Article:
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Tips for Choosing the Right Cleaning Supplies for Home or Office

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Not all cleaning products are the same, and using the wrong product on a certain surface or material can mean damaging it permanently. Unfortunately most people don't understand the different cleaning supplies that are available to them and may assume that they are almost interchangeable. In turn, they not only damage surfaces with the wrong product but then may wonder why their floors or countertops just don't seem to be clean no matter how hard they scrub. Note a few tips for choosing the right cleaning supplies for home or office.

1. Bleach is for porcelain only

Bleach cleansers should be used for porcelain in the bathroom only; bleach won't clean floor grout, stainless steel sinks, and any type of granite or natural stone. It can dry laminate countertops and wood surfaces and cause them to discolor. It also doesn't remove any type of dirt from the grout between floor tiles as this is a different material than the grout used on the porcelain tiles in your bathtub, so if you use bleach on your floors and wonder why the grout lines are still grey and dull, this is because you need an actual grout cleaner for that surface.

2. Use an actual degreaser for oily surfaces

Bleach won't break up grease and oil in the kitchen and glass cleaners are too light to remove these stains without leaving a residue behind. For kitchens, you need an actual degreaser for stoves and countertops as well as backsplashes and even sinks when there is a film of oil. Degreasers contain ingredients that actually absorb the grease completely so you can clean it thoroughly. If you don't have a degreaser, try sprinkling baking soda on the spill and then wiping this away.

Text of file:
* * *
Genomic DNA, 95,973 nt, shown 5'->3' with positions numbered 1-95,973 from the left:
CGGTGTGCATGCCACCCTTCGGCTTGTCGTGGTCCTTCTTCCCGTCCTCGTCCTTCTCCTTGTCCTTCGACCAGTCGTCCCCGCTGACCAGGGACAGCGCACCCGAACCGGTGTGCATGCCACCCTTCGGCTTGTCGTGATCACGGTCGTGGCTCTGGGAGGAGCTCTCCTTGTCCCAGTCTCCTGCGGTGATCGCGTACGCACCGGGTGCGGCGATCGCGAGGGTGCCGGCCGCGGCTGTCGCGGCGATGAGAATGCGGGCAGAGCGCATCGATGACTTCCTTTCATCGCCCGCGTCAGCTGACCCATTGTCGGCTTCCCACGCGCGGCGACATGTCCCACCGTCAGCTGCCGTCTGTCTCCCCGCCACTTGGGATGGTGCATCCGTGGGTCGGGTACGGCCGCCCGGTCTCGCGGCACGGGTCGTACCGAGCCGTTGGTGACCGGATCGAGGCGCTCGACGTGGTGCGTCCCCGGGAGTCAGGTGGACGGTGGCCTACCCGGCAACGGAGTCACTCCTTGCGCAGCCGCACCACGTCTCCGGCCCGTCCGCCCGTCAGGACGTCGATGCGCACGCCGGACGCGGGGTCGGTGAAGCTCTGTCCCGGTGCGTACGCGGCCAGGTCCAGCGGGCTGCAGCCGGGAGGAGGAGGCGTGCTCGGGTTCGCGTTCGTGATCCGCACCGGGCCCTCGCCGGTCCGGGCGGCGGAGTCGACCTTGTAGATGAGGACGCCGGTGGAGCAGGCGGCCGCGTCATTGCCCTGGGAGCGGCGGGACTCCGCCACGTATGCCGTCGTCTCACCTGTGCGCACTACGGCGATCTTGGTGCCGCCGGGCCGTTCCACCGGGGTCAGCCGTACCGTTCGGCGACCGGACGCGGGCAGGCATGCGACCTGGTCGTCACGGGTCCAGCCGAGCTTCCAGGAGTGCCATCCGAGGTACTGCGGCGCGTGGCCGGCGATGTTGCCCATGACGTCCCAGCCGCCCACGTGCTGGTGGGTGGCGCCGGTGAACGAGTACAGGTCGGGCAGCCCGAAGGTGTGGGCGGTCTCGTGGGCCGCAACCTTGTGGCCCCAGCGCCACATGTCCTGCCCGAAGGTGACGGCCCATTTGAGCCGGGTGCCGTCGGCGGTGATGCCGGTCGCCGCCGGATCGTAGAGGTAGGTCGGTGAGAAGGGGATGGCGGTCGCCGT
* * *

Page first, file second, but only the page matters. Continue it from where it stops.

3. Only use abrasive cleansers where they can be rinsed

Most cleaners rely on chemical reactions to break down dirt and soil, and then allow you to rinse them away. If cleansers don't get a surface clean, you may need to rely on an abrasive cleaner. This cleanser will use friction to pull up stuck-on grease, food particles, dirt in the shower, and the like. However, the grit they use to remove these is very difficult to sponge away since it is so thick. Only use abrasive cleansers where they can be rinsed, such as in sinks, toilets, and the bathtub. If you cannot get stubborn stains off countertops or floors, switch to a firmer cleaning brush rather than an abrasive cleaner.